Massachusetts vaccine breakthrough case numbers have more than doubled in one month, from 15,739 breakthrough cases on the 25th August 2021, to 32,345 on September 22nd 2021.
On 25th August 2021, there were 15,739 breakthrough cases and 131 deaths. Link
On 7th September 2021, there were 23,858 breakthrough cases and 162 deaths. Link
On 15th September 2021, there were 27,777 breakthrough cases and 194 deaths. Link
On 15th September 2021, there were 32,345 breakthrough cases and 217 deaths. Link
Breakthrough infections accounted for about 40% of all cases reported in Massachusetts last week. The Massachusetts Department of Public Health has tracked a cumulative 19,443 confirmed COVID-19 infections among those fully vaccinated in the state to date and a total of 144 deaths.
At least 125,000 fully vaccinated Americans have tested positive for Covid and 1,400 of those have died, according to data collected by NBC News. The total number of breakthrough cases is likely higher than 125,683, since nine states, including Pennsylvania and Missouri, did not provide any information, while 11, like Florida, did not provide death and hospitalization totals. Four states gave death and hospitalization numbers, but not the full tally of cases.
Scientists researching the Provincetown, Cape Cod Covid outbreak reported that 79 percent of the breakthrough infections were symptomatic. Four of five people who were hospitalized were fully vaccinated.
The CDC study “raises the very worrisome possibility that high viral loads can occur in people who have Delta, and this is a fundamental as we have to approach the fall and winter,” said David O’Connor, a professor of pathology and laboratory medicine at the University of Wisconsin School of Medicine and Public Health.
As of Thursday, 882 people were tied to the Provincetown outbreak. Among those living in Massachusetts, 74% of them were fully immunized, yet officials said the vast majority were also reporting symptoms. Seven people were reported hospitalized.
New infections among Cambridge residents have increased in July, with 83 confirmed and probable cases reported so far this month (July 1-20), according to the Cambridge Public Health Department. Of these 83 confirmed or probable cases, 42% were vaccine “breakthrough” cases, meaning they were fully vaccinated but still got infected.
More than 5,000 breakthrough COVID infections have been reported in Massachusetts, according to the latest Department of Public Health data. A total of 5,166 breakthrough cases have been reported through July 17, resulting in 80 deaths. A week ago, there were 4,450 cases and 79 deaths reported among fully vaccinated people.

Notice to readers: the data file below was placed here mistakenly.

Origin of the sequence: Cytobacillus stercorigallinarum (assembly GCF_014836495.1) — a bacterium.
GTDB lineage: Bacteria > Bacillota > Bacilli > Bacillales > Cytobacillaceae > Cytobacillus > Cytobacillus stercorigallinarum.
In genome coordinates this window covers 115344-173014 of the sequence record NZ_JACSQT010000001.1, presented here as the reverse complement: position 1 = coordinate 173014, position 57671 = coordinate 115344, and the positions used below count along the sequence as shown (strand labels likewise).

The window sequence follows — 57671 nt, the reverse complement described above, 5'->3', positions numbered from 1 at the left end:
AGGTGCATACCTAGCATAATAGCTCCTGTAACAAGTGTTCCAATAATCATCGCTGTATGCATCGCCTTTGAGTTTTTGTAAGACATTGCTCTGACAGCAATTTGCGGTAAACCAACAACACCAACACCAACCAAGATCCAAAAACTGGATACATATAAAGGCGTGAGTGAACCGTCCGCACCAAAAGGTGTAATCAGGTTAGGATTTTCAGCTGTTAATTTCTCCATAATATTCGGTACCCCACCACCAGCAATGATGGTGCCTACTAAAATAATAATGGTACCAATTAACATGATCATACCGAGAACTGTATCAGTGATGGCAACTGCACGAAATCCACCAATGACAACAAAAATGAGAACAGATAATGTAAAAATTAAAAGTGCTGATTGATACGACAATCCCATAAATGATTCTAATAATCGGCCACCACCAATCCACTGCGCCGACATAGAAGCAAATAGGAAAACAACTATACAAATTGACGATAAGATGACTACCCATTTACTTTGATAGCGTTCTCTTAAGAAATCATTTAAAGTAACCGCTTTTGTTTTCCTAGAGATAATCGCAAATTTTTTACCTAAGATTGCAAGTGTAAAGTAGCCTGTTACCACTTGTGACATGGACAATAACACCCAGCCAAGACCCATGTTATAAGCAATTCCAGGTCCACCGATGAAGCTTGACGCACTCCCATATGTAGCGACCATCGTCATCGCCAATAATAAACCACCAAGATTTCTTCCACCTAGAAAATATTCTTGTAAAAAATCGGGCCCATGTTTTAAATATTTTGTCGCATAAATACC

Editor’s note: 4,450 to 5,166 vaccine breakthrough cases is a 16% increase in one week
There have been more than 4,300 breakthrough cases reported in Massachusetts as of May 31, according to the state Department of Public Health.
4,300 breakthrough cases is an increase of about 28% on the last figure of 3,343 breakthrough cases reported in Massachusetts on the 23rd May 2021:
All three global VoCs (B.1.1.7, B.1.351, and P.1) have now been detected in MA. However, unlike B.1.1.7 and B.1.351, P.1 has shown a rapid rise in frequency in the few weeks following its first detection on March 16th, 2021. Phylogenetic analysis of these 54 P.1 genomes from MA, alongside four additional P.1 genomes from neighbouring states (two from Connecticut (CT) and one each from Maine (ME) and Rhode Island (RI)) and 895 other global P.1 sequences from GISAID, 6 1 suggests at least six introductions of P.1 into MA and at least eight introductions of P.1 into the New England region, likely from both international and domestic sources.
Virological.org preprint – Detection of a large cluster and multiple introductions of the P.1 SARS-CoV-2 Variant of Concern in Massachusetts
Researchers have developed a new artificial intelligence (AI) system which they claim can detect coronavirus by analysing the sound of people coughing.
Scientists at Massachusetts Institute of Technology (MIT) said the AI works because the virus causes temporary muscular impairment which can cause small differences to people’s speech or the sound of their cough – even if they have no other symptoms.